Month: December 2014

Dangerous Blackpool

Blackpool was a dangerous place. Gas, electricity, horse-drawn vehicles, motor vehicles, railways, the sea, construction and disease all contributed to an astonishing level of lethality.   When the first railway ran between Preston and Fleetwood, enabling visitors to alight at Poulton and travel to Blackpool and starting Blackpool’s rise as a holiday resort a man from Preston died on his return from Fleetwood.

Some of the accidents seem careless by the jaw-droppingly low standards of Victorian health and safety.

 

HMS_Foudroyant_wreck(The wreck of the Foudroyant just to the North of North Pier.)

The Foudroyant was an eighty gun battleship launched in March 1798.  She was named after a French Ship captured by the British.  She became Napoleon’s flagship and served in the Mediterranean during the Napoleonic wars.  The Neapolitan Royal Family and Lady Emma Hamilton, Lord Nelson’s mistress, were visitors  aboard the Foudroyant.

Lord Nelson is the most revered Naval officer.  He died at the Battle of Trafalgar at the scene of a decisive British Naval Victory.  His last words were: “Kiss me Hardy,”  or possibly “Kismet Hardy.”  Kismet, fate, was to link the Foudroyant and  Mrs Elizabeth Gates.

The Foudroyant had a long career as a training vessel and in 1862 it was sold.  There was outrage that it was sold  to be broken up by a German shipbreaker.  Arthur Conan Doyle, who visited Blackpool later to lecture on his spiritual beliefs wrote a poem in Punch,  A wealthy Englishman bought the ship.  To offset the cost of repairs it was planned to exhibit it at seaside resorts.

On the 16 June 1897 a storm caused the Foudroyant to smash into the north side of North Pier causing some damage.  The crew were all rescued by the lifeboat.

It was impossible to refloat the Foudroyant and it was broken up.  A warehouse and shop in Talbot Road was dedicated to making souvenirs from the wreck of the Foudroyant. Souvenirs included ashtrays, chairs, tables, souvenir medallions.  Nelson had been a Freemason and a Blackpool Freemason donated gavels (gavels are used in masonic ritual) made from the recovered wood to the Barnard Castle branch of the Masons near where Nelson had joined the Brotherhood.  Wood panelling from the Foudroyant adorns the boardroom at Bloomfield Road Football Ground.

The workmen breaking up the wreck had taken to blowing up the pieces to make them easier to gather up and a appreciative crowd gathered on the beach to enjoy the explosion.  The wreck was on the beach North of  the Metropole Hotel.

Auctioneers and ventriloquists took advantage of the crowds.  Workmen had difficulty clearing the crowd when a charge was about to explode.

Mrs Elizabeth Gates had boarded an excursion train from Manchester with her son Victor aged 9 on the morning of Wednesday 15 June, 1898.

They had visited the pier and were on the beach near the Metropole looking at ships at sea when an explosion dislodged a piece of timber with metal inlay weighing over a hundred pounds.  It flew into the air and landed on M  killing her instantly.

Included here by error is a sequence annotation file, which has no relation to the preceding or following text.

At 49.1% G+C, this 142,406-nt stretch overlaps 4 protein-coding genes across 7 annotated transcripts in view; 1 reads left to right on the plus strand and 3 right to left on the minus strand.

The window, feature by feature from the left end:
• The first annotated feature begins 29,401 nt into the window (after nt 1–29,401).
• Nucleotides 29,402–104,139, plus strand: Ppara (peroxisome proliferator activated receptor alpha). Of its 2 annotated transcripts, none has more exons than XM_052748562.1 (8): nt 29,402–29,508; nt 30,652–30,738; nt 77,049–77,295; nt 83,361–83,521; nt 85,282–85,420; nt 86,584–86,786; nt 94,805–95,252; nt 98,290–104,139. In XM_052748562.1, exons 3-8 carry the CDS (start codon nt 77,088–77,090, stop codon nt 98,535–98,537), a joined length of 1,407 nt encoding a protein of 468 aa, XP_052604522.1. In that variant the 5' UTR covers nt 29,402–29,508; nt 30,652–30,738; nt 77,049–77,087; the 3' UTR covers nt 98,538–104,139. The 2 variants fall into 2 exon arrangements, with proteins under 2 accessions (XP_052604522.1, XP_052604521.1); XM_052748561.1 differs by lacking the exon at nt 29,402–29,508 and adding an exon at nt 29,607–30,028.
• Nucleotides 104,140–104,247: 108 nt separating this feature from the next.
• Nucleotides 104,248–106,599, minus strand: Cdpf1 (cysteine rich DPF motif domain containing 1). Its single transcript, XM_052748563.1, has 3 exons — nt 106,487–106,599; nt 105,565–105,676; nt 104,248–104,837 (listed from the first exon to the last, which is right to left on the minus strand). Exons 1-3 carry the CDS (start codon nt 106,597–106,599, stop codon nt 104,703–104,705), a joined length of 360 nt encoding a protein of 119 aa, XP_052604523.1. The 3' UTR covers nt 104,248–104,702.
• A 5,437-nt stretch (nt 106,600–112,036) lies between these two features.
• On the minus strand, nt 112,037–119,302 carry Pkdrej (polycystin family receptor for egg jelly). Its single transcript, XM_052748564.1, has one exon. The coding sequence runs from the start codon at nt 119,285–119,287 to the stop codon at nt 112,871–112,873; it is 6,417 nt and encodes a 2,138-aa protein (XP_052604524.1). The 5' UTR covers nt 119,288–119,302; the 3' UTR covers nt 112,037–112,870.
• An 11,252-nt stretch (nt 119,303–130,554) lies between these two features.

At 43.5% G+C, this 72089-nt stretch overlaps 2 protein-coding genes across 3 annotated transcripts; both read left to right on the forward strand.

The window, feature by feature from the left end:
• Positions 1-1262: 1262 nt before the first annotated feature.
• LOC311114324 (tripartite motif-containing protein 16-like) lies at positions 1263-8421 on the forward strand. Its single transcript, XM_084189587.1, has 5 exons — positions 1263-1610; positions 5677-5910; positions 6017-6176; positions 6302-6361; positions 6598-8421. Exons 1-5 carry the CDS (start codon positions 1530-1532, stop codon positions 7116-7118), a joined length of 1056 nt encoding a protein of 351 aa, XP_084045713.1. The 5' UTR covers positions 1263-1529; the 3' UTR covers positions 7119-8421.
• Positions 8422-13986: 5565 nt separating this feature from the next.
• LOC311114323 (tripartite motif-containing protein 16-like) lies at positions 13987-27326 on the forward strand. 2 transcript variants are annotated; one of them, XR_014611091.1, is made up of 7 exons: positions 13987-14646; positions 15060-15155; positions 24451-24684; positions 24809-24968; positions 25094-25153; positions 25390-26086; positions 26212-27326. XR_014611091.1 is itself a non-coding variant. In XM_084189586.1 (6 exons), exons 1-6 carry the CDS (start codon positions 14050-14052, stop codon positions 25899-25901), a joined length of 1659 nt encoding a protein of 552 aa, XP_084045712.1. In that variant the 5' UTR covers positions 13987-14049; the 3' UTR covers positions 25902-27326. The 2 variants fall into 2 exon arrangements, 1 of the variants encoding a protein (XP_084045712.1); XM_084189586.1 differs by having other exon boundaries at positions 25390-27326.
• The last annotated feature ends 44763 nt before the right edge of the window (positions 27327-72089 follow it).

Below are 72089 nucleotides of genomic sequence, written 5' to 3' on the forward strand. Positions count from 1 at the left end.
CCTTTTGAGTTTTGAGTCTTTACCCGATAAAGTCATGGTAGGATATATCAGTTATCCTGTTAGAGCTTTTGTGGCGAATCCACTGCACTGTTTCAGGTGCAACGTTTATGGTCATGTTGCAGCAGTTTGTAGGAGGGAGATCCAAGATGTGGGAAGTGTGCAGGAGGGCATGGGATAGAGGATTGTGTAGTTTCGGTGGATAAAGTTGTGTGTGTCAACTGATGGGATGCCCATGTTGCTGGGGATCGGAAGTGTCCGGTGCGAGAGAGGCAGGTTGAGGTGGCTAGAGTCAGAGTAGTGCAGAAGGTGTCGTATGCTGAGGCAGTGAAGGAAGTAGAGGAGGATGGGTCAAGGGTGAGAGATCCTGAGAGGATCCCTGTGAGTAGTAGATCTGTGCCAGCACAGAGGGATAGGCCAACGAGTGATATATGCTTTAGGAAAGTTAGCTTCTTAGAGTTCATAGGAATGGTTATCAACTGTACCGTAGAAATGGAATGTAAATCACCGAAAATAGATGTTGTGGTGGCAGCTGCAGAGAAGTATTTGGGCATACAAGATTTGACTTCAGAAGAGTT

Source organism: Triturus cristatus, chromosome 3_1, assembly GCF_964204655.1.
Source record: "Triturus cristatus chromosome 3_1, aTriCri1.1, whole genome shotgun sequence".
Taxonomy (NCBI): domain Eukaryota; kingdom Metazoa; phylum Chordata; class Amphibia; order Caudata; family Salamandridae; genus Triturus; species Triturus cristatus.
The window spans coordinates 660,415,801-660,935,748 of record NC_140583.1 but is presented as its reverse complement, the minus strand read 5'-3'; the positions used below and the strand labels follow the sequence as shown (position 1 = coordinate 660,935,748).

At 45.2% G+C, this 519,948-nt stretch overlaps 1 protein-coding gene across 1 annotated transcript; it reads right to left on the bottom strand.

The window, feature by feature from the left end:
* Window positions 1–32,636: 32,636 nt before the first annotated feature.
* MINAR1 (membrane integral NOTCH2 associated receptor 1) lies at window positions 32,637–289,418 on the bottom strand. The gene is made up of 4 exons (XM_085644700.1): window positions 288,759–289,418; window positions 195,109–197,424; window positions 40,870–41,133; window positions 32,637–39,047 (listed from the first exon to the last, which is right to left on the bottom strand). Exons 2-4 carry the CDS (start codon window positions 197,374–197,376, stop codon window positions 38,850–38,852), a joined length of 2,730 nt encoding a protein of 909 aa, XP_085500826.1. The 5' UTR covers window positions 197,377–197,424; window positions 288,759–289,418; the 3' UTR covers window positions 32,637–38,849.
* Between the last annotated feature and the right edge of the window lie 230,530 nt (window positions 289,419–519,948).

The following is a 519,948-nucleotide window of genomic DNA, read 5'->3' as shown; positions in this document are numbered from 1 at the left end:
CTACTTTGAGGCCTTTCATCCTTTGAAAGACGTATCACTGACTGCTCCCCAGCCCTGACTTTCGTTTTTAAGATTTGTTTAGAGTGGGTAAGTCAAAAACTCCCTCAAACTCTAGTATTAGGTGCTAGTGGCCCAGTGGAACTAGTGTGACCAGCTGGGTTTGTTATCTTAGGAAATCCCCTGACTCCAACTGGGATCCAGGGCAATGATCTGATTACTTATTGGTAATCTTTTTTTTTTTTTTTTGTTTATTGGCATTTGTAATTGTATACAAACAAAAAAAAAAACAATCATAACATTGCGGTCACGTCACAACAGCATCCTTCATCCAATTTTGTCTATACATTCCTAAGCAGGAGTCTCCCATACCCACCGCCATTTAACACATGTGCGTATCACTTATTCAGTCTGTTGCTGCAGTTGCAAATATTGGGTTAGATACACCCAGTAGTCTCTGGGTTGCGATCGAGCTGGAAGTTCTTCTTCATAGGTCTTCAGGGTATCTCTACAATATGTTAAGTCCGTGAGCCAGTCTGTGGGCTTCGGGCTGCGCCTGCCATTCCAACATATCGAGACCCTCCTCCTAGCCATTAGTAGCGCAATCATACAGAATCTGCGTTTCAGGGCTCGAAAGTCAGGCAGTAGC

A letter to the paper makes the curious point that  Elizabeth was more innocent because she was passing by and had not stopped to watch.  Would it been all right if she had stopped to watch and been killed?

Think of poor Victor.  He had gone for an exciting train journey with his loving mother to the most exciting place in the world and his mother had been killed walking with him on the beach on an August day.

At the inquest the man in charge of breaking up the wreckage said that the Council had asked him to speed up the process.  The verdict was accidental death.  The coroner said shrewdly that explosives should not be used on the beach during the season.

In the same week two local lads were drowned near Uncle Tom’s Cabin, a child was killed by a horse-drawn wagon on Central Drive, and three people, two of them fishermen, were drowned at Fleetwood.

Drowning was a frequent event at Blackpool.  Many visitors were unfamiliar with the sea and with the tides.  On Wednesday July 9th 1930 six boys were drowned between 11 and 11.30 in the morning north of the Manchester Convalescent home or the New Thursby as it is called now, on Clifton Drive,  Saint Annes.

 

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(The Manchester Convalescent Home is close to the spot where the boys drowned…there is a track  through the sandhills to the beach just to the North of the Home.  This is also where Frederick Holt killed Kitty Breaks in 1919.)

91 boys from St Aidans School,  Widnes, had been camping for a week.  They  had gone to the sea to bathe for the first time and at 11.30 the Headmaster blew his whistle and their was a roll-call.  Six lads were missing.  In a short time six bodies were found.  The lads were aged between 14 and 18.

In the vicinity of the mortuary people were disturbed by piercing screams from relatives who had come to identify their loved ones.

That area of the beach is usually safe and all but one of the victims were swimmers.  The tide had just turned and fast-running water in channels near the shore had swept the boys away.  The spot where the accident happened wasvery close to the spot where Kitty Breaks was murdered by  Frederick Holt in 1919.

 

St Aidans had a colourful history.  It was  a Catholic borstal or reformatory with roots in the nineteenth century.  It had originally used a former naval ship as part of a nautical training regime.  One two occasions the ship had been burned by the residents after which it had been land-based in Widnes.    More recently it was involved in child abuse scandals.

 

 

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Blackpool romantic suicides… leaving Blackpool